The day our Govt stifled the judiciary

Andrew Geddis.
Andrew Geddis.
The Government last Friday rode roughshod over New Zealand's constitution, writes Prof Andrew Geddis.

Given our constitution's unwritten and often opaque nature, it is easy to take it for granted. That fact makes it all the more important to take notice when one of the fundamental pillars of that constitutional arrangement starts getting chipped away.

The National Government did just that last Friday, in the guise of a law stripping people of their right to go to court to challenge the legality of its actions.

This law was passed as part of a great rush of non-stop, frenetic lawmaking following the Budget.

Enacted in but a single day, the legislation is intended to sort out the problem of paying family members to look after severely disabled people.

What is that problem, you ask?

Well, it goes back a bit, so some scene setting is necessary.

Historically, DHBs refused to pay family members who chose to stay home as caregivers for their severely disabled loved ones. DHBs would, however, pay for outside caregivers to do so.

This rankled at least some family members; why should their labour (lovingly given though it was) be taken for granted, when a stranger doing the job could get paid for it?

So in 2010, some family caregivers went to the Human Rights Review Tribunal and challenged this policy on the ground that it unlawfully discriminated on the basis of family status, which in turn breached the caregivers' rights under the New Zealand Bill of Rights Act.

They won, and then won again in both the High Court and the Court of Appeal. Finally, the Government gave up and recognised it was legally obliged to create a policy to pay family caregivers.

Its response took two forms.

First, the Government passed legislation that gives a statutory underpinning to its new ''family care policy'' setting out who will (and who won't) be paid.

With this statutory provision in place, the Government, over time, will work out with DHBs just who will be eligible to be paid, and how much.

At the moment, that family care policy says only those relatives caring for persons aged 18 or more will be paid, but spouses looking after each other will not be.

Furthermore, the payment rate for family carers will be at the minimum wage, which is less than externally contracted carers get.

So the policy still has gaps in it, and even those family members whom it covers are not paid the same as strangers doing the same work. Which has led some of them to angrily threaten to challenge the policy on the basis that it still unlawfully discriminates against them.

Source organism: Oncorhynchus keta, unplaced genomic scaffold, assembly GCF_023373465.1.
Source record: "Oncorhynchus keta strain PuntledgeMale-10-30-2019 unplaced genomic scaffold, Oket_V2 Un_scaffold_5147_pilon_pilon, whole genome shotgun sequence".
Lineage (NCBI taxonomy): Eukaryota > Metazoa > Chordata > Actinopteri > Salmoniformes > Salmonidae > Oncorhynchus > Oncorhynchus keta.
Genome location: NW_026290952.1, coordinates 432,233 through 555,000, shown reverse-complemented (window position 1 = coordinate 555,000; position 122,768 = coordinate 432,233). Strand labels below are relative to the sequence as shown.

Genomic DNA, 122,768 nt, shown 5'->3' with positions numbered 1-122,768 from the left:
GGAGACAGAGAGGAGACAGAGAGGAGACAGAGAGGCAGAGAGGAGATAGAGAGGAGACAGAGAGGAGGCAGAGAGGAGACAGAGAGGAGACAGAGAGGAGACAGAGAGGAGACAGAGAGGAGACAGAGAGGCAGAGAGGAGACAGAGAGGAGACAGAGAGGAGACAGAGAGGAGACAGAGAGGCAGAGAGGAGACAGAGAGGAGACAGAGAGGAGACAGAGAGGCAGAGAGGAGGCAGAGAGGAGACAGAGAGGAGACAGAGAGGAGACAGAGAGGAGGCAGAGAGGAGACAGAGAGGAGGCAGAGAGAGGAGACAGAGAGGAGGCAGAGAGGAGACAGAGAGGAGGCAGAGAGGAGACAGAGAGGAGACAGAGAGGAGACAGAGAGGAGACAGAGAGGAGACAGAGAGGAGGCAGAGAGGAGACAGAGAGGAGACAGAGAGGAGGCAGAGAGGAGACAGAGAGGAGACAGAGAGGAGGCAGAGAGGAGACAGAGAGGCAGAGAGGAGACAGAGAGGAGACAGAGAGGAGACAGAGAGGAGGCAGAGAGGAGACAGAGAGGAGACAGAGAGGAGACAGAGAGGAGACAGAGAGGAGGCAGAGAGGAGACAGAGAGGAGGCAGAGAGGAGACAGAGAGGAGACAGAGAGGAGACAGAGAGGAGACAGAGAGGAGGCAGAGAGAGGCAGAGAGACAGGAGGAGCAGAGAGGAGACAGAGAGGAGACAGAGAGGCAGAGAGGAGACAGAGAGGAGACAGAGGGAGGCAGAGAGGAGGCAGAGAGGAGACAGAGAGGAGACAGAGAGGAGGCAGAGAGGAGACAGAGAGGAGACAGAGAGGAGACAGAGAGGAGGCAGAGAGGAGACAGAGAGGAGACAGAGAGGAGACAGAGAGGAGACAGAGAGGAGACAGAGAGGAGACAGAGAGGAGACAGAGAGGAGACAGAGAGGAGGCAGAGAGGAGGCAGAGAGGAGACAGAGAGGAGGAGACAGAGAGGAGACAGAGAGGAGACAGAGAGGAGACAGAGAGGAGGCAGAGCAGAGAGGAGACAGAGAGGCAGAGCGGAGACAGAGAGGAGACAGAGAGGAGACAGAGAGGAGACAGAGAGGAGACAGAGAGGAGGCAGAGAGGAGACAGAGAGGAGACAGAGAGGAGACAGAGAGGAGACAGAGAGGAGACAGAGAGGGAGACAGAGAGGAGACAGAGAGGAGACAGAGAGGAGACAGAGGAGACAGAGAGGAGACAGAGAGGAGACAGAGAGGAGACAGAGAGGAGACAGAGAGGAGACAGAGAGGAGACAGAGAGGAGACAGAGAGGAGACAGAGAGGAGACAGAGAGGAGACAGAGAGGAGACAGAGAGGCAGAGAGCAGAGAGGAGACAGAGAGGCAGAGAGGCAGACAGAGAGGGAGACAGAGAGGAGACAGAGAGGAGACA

Well, how real was that threat?

This is where things get a bit concerning.

Any discussion of the legal risks produced by the legislation was removed from the publicly available information about it. So not only I did not know the risk that the courts would overturn the new policy as unlawful; neither did the MPs who were asked to debate it and vote on it.

Pause and think about that fact for a moment.

Matters then get even worse.

How, you might ask, could you create a family care policy that does not risk later being overturned by the courts?

The obvious answer would seem to be ''make sure that the policy is not unlawfully discriminatory, so there is no reason for this to happen''.

But the Government thinks there is a far, far better way to respond. In the legislation it had Parliament enact, it simply told the Human Rights Review Tribunal and the courts they are not allowed to look at the Government's family care policy and decide whether or not it is unlawfully discriminatory.

You may need another moment to let the implications of this sink in.

This legislation tells the judicial branch it is not allowed to look at the Government's decisions now and in the future as to who will be paid to see whether these unlawfully breach the New Zealand Bill of Rights Act.

In other words, the judiciary's primary function - to declare the meaning of law and its application in particular cases - has been nullified.

Furthermore, the judiciary's role as protector of individual citizens in terms of ensuring that they are being treated in accordance with the laws of the land has been removed. While the stakes may be small in the immediate case, this is about as big a deal as it gets in terms of our constitution.

For what has happened here is, as far as I know, unprecedented in recent constitutional history. And the Government's decision to take this action came despite Attorney-general Chris Finlayson warning it the legislation was inconsistent with the Bill of Rights Act's right to justice.

Yet this warning did not stop the National Government rushing this Bill through all stages of lawmaking and on to the statute books in but a single day, with no opportunity for public discussion or outside criticism.

As I said at the outset, it is easy to take our nation's constitution for granted. We also are lucky that we have governments that, on the whole, try to do the right thing by that constitution. But if we do not speak up when they fail to do so, then we risk damaging something that is very important to all of us.

• Prof Geddis is from the University of Otago's Faculty of Law. Public law and constitutional matters are among his specialties.

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